Conversations with Tyler: Senator Ben Sasse

Tyler Cowen explores the world of ideas in one-on-one dialogues with today’s top thinkers.

Jun 14, 2017Jun 15, 2017
Founders Hall Auditorium 3351 Fairfax Drive Arlington, VA 22201

Event Speakers

Tyler Cowen

Holbert L. Harris Chair of Economics at George Mason University

Senator Ben Sasse

United States Senator

Ben Sasse, US senator, author, Uber driver (for charity), and former president of Midland University, will join Tyler Cowen for a wide-ranging dialogue as part of the Mercatus Center’s Conversations with Tyler series.

A freshman senator of Nebraska and first-time politician, Sasse won his 2014 election in a landslide, securing all of Nebraska’s 93 counties. Since taking office, Sasse has taken on a variety of for-charity jobs to better understand his constituents and the changing economy. These gigs include driving for Uber, changing tires, and feeding cows.

 Noting Sasse’s decisive stands during the presidential election, Esquire wrote, “The man has principles and the man has guts.” Sasse also drew attention for waiting a full year before speaking on the Senate floor – a once-common tradition that hasn’t been observed in decades.  A historian by training, Sasse has earned four advanced degrees, including a Ph.D. from Yale. Dubbing him “Washington’s Most Interesting Egghead,” the Atlantic noted that his experience in academia, corporate consulting, and past government appointments have given him one of the Senate’s most varied resumes.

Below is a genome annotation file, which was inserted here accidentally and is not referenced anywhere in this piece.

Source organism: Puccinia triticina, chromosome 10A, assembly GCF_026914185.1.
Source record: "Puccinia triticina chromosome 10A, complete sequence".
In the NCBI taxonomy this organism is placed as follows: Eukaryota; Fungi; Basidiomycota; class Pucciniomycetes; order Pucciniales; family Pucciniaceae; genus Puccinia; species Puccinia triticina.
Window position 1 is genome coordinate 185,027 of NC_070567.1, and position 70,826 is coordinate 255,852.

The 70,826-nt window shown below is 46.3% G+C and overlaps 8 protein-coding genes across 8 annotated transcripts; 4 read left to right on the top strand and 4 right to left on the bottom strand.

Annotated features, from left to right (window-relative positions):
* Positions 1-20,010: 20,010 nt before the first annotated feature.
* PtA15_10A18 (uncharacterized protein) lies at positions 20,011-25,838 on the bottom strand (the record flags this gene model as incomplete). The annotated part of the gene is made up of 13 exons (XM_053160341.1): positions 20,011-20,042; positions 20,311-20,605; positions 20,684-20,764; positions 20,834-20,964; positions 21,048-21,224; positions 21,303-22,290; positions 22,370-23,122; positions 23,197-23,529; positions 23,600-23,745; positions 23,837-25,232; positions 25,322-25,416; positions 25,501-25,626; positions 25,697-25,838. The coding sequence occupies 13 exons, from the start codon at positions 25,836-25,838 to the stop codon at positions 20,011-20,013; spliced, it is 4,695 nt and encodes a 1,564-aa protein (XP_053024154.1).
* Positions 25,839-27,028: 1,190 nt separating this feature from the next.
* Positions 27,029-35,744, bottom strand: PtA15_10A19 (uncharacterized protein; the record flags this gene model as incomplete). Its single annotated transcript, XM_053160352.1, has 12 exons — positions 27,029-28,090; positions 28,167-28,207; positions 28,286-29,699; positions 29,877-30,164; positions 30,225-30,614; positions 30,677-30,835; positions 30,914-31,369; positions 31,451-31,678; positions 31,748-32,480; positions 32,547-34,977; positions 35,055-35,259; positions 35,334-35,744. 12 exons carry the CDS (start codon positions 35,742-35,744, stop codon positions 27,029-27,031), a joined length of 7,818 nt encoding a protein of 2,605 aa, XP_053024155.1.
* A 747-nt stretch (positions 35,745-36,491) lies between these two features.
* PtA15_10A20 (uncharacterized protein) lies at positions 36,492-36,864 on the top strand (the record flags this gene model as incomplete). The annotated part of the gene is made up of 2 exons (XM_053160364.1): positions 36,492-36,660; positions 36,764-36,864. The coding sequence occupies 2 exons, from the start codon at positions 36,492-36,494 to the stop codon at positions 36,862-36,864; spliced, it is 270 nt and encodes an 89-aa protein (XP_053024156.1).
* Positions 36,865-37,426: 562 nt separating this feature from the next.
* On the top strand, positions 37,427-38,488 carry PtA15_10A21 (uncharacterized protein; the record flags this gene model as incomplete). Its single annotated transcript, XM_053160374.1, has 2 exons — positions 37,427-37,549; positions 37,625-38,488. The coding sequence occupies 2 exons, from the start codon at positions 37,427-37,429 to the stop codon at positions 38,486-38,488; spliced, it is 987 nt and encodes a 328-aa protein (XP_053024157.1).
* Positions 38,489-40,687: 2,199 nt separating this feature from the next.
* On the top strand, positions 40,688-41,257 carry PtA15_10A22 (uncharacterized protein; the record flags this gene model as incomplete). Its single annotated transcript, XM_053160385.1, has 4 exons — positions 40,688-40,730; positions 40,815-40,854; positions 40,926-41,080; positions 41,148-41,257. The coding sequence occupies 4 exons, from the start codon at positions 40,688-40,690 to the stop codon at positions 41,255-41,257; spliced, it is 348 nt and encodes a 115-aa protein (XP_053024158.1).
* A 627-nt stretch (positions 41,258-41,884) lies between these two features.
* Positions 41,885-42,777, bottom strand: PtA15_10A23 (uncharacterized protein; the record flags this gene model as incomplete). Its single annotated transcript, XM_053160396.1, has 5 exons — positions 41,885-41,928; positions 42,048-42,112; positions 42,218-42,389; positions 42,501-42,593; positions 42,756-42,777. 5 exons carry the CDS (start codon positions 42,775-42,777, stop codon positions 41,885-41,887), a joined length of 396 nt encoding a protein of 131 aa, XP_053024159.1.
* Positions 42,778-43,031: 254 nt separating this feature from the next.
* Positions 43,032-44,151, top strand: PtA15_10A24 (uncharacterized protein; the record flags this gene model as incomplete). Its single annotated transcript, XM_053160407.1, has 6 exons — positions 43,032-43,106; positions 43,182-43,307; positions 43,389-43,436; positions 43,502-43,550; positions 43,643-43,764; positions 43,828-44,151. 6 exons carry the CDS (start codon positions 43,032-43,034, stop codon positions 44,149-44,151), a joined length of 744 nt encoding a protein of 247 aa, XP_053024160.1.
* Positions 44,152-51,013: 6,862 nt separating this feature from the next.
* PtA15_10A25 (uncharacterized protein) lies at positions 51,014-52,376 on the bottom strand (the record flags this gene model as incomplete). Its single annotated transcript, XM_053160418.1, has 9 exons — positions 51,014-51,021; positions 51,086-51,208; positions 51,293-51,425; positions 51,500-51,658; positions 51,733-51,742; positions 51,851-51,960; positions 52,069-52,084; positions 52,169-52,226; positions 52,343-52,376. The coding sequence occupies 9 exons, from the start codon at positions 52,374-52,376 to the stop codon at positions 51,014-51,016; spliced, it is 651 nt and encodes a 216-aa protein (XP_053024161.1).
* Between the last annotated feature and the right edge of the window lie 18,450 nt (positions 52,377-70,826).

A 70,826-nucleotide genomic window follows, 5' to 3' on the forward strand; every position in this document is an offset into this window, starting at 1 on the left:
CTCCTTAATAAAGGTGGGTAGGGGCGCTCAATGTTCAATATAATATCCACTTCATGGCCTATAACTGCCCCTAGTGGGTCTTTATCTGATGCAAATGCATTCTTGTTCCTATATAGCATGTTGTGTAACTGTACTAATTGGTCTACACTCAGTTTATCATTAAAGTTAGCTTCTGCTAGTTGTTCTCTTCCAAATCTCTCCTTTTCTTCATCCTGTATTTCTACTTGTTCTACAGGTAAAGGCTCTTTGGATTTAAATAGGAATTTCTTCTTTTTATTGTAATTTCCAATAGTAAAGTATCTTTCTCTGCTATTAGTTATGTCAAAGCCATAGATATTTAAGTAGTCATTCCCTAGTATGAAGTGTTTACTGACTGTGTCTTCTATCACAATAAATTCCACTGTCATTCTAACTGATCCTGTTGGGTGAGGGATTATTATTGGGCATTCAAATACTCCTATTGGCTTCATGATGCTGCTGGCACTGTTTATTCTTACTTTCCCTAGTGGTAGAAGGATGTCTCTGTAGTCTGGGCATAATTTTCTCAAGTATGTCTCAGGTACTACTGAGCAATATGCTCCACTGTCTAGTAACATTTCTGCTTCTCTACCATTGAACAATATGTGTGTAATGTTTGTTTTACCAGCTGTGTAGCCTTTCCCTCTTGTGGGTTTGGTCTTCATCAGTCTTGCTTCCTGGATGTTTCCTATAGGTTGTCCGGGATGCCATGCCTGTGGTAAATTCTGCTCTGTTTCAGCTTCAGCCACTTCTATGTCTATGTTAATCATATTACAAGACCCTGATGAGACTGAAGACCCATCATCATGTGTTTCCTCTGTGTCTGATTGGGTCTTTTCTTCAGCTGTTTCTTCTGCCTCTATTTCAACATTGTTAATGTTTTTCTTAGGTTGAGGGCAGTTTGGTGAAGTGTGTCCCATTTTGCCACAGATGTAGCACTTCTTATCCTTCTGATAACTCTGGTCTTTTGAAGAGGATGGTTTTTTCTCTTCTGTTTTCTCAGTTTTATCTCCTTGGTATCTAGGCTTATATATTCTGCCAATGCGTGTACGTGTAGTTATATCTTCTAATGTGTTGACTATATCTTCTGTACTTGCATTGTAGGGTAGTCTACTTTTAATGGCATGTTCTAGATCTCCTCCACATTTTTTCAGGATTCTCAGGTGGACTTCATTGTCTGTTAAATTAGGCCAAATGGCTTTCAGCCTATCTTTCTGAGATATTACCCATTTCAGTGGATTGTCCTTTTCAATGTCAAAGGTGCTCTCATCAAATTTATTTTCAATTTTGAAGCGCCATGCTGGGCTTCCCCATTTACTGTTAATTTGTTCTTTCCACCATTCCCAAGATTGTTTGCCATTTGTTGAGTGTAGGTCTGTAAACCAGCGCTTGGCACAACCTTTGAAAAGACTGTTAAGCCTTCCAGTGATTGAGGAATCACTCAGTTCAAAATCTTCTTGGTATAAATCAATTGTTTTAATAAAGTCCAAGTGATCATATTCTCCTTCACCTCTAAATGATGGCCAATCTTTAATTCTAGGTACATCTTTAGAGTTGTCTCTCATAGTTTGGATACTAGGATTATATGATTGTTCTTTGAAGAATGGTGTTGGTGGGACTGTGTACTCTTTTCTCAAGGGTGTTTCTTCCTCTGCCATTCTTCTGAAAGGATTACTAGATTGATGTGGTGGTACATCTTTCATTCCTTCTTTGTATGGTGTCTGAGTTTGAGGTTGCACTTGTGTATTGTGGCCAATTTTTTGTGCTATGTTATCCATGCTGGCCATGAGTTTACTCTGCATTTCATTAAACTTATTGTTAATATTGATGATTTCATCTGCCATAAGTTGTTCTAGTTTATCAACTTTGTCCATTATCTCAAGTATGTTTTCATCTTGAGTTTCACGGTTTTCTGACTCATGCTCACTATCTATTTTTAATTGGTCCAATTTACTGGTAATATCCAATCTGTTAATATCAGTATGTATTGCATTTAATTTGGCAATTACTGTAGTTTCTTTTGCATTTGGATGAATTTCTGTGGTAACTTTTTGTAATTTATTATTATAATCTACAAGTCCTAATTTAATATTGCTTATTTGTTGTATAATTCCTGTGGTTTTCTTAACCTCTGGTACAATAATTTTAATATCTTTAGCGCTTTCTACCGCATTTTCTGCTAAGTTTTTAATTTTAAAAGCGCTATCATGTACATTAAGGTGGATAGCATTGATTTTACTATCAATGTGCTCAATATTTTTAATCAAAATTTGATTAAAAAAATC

Sasse became president of Midland University in 2010 at the age 37, making him one of the nation’s youngest college presidents. While at Midland, Sasse observed incoming students who seemed stranded between adolescence and adulthood. This problem is the topic of his new book The Vanishing American Adult: Our Coming-of-Age Crisis. In it, Sasse diagnoses the causes of a generation that can't grow up and offers a path for raising children to become active and engaged citizens. An apolitical call to arms, this book identifies core formative experiences that all young people should pursue: hard work, travel, the power of reading--and explains how parents can encourage them.